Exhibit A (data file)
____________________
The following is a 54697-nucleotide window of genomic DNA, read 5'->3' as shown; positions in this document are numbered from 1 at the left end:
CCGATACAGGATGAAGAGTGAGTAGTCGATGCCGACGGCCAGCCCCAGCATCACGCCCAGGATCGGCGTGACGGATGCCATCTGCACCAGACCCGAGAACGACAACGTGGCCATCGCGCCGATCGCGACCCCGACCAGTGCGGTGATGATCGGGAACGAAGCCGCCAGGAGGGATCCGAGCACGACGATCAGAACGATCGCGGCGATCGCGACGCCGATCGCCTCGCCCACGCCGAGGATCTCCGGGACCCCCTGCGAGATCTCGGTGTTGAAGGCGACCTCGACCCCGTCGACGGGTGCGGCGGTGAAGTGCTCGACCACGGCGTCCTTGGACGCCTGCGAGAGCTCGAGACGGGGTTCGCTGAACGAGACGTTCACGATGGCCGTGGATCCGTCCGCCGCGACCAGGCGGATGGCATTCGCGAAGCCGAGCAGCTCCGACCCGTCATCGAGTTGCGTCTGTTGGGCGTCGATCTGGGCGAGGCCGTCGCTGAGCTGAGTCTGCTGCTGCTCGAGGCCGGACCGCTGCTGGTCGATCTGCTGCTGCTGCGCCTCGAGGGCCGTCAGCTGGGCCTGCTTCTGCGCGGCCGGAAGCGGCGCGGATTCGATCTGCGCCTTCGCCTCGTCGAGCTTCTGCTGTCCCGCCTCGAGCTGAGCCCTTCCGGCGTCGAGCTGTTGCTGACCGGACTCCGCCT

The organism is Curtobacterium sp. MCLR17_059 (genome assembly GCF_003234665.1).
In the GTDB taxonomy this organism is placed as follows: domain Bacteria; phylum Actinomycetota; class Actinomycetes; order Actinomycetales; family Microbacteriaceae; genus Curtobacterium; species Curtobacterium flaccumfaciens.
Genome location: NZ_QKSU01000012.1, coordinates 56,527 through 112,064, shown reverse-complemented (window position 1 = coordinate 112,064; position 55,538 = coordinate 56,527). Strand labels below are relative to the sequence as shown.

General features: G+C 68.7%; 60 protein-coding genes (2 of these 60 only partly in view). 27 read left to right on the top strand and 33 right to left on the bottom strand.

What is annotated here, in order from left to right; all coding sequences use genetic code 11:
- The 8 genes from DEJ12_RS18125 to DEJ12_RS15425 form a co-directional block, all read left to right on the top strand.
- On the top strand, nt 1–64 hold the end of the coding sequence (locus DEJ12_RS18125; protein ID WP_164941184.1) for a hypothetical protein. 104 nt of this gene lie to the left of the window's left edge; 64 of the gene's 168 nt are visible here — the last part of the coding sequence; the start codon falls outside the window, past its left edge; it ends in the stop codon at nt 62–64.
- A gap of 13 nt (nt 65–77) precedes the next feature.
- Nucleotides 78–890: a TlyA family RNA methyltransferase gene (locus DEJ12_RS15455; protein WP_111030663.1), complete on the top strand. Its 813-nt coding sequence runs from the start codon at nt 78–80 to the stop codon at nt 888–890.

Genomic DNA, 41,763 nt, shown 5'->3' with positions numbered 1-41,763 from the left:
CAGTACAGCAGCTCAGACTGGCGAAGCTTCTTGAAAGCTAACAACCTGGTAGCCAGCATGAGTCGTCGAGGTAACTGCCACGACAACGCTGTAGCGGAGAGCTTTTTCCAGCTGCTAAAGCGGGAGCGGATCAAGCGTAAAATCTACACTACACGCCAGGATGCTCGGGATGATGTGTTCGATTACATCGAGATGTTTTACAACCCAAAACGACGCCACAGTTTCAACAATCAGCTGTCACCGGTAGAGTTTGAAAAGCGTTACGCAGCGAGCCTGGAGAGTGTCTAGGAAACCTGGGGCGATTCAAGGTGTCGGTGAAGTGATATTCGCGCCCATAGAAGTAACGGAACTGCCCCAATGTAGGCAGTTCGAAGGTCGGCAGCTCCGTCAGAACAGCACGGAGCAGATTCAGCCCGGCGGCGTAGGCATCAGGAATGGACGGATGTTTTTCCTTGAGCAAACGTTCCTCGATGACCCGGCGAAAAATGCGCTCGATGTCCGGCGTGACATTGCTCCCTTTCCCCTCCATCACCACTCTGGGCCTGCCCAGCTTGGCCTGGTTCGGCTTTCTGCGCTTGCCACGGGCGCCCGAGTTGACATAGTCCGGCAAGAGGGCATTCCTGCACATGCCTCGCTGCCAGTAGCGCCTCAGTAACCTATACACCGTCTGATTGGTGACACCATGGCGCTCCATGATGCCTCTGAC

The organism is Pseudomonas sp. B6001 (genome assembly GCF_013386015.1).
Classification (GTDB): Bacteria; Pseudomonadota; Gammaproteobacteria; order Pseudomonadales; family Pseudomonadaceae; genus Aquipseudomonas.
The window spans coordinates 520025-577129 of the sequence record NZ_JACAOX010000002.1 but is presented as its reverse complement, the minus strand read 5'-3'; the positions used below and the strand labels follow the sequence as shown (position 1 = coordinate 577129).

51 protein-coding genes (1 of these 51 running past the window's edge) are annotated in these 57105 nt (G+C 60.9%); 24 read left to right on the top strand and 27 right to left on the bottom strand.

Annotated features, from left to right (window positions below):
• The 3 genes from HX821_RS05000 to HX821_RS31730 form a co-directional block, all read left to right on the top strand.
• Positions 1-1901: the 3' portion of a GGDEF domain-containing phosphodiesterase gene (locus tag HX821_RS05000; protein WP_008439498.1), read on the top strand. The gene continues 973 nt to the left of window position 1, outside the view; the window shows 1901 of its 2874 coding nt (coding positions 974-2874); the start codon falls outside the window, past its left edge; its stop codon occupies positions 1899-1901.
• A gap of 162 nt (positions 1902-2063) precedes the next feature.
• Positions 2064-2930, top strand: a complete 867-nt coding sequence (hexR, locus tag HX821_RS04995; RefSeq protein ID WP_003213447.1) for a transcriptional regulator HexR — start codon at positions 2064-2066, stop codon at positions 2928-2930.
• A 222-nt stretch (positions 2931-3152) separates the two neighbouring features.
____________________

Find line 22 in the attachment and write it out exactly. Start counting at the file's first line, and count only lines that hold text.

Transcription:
• Positions 2064-2930, top strand: a complete 867-nt coding sequence (hexR, locus tag HX821_RS04995; RefSeq protein ID WP_003213447.1) for a transcriptional regulator HexR — start codon at positions 2064-2066, stop codon at positions 2928-2930.